The yield on the Vanguard Prime Money Market Fund is currently 4.98%. 4.98% is higher than the average yield on REITs (as of June), almost 3-times as high as the dividend yield on the Wilshire 5000, and nearly as high as the yield on the 10-year Treasury bond. With these statistics in mind, I will dare say that many aggressive investors will probably look back say a year from now and regret that they didn’t stop trading and simply move into cash in mid-2006.
The danger with trying to pick which asset class will best 5% in the coming 12-months is readily apparent: like a sinner standing at the gates of heaven central banks have started to change their ways and take liquidity out of the system, which suggests that speculative forces in the marketplace will continue to be corralled going forward. And while the obvious response to a concerted attack by central banks on liquidity is to head into bonds – something Gross suggested to do last week – there is nonetheless the risk that commodity prices will not immediately follow the central bank game-plan. In other words, interest rates may stay stubbornly high, even if economic growth slows, unless commodity prices fall.
When Uncertainty Abounds...
Guided by the light of predictable and safe returns, the prudent investor can only arrive at the conclusion that there are potentially outsized risks in owning stocks, bonds, real estate, and commodities today. Moreover, these risks are unlikely to pass by anytime soon.
Incidentally, what helps keep the dangerous asset churn going even as central banks attempt to drain liquidity from the system is, ironically, that which is being heralded as marking the end of times: volatility. To be sure, volatility, at least in the near term, serves to harden the speculators belief that outsized opportunities exist. For example, a crash in precious metals represents an opportunity in bonds, falling emerging market stocks means there is money to be made in US dollars, falling real estate represents an opportunity in art, etc…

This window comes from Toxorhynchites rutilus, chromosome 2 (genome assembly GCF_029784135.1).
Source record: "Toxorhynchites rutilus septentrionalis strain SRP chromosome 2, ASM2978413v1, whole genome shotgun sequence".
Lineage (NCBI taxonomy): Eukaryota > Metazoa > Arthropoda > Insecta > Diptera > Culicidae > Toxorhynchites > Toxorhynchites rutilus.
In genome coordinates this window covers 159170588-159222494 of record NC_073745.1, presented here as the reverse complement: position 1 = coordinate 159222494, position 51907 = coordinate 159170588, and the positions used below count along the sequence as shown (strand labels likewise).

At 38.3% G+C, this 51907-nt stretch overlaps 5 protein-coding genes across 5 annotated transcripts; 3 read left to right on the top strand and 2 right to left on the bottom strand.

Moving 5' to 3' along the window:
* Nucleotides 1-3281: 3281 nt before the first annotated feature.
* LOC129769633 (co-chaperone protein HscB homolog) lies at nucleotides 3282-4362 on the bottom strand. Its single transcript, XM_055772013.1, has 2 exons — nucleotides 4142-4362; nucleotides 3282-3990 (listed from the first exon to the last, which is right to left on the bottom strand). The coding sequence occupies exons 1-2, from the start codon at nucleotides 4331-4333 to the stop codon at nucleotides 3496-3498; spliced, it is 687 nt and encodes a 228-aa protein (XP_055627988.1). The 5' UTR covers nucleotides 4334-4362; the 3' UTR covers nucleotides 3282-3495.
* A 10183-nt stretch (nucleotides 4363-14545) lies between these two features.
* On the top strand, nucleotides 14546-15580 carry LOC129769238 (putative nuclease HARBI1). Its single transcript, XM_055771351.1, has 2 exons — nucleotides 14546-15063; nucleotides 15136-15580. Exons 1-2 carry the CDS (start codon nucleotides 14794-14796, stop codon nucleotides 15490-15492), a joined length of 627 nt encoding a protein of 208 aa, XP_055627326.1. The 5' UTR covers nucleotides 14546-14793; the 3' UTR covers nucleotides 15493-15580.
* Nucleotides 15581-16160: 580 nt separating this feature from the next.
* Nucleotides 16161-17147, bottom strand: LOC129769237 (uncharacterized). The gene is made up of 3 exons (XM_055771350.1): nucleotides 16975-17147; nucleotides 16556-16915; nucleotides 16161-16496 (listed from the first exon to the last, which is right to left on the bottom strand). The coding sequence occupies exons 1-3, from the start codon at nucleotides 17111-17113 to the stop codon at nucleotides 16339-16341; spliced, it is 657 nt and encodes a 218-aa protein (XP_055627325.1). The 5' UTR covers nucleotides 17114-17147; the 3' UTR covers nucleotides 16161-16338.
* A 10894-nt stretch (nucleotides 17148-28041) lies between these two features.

But while a pickup in volatility may attract the thrill seekers, it is not a reason for the average investor to get excited. Rather, volatility in today’s environment suggests that bubbly asset classes are fighting for dollars, that investor risk tolerances have peaked, and that the ‘reflation’ dynamic in the marketplace since 2003 is about to evolve into another animal. This action spells only one thing: uncertainty.
Yes, there are isolated opportunities to be found in the equity markets and along the curve. Perhaps also the astute real estate investor can find bargains as the pool of foreclosures increases. But no, now is not the time to deploy shrewd macro intelligence to try and pinpoint the undervalued asset class. As the story goes, cash is king – and it shall remain king until either commodity prices, stock prices, or both, severely buckle.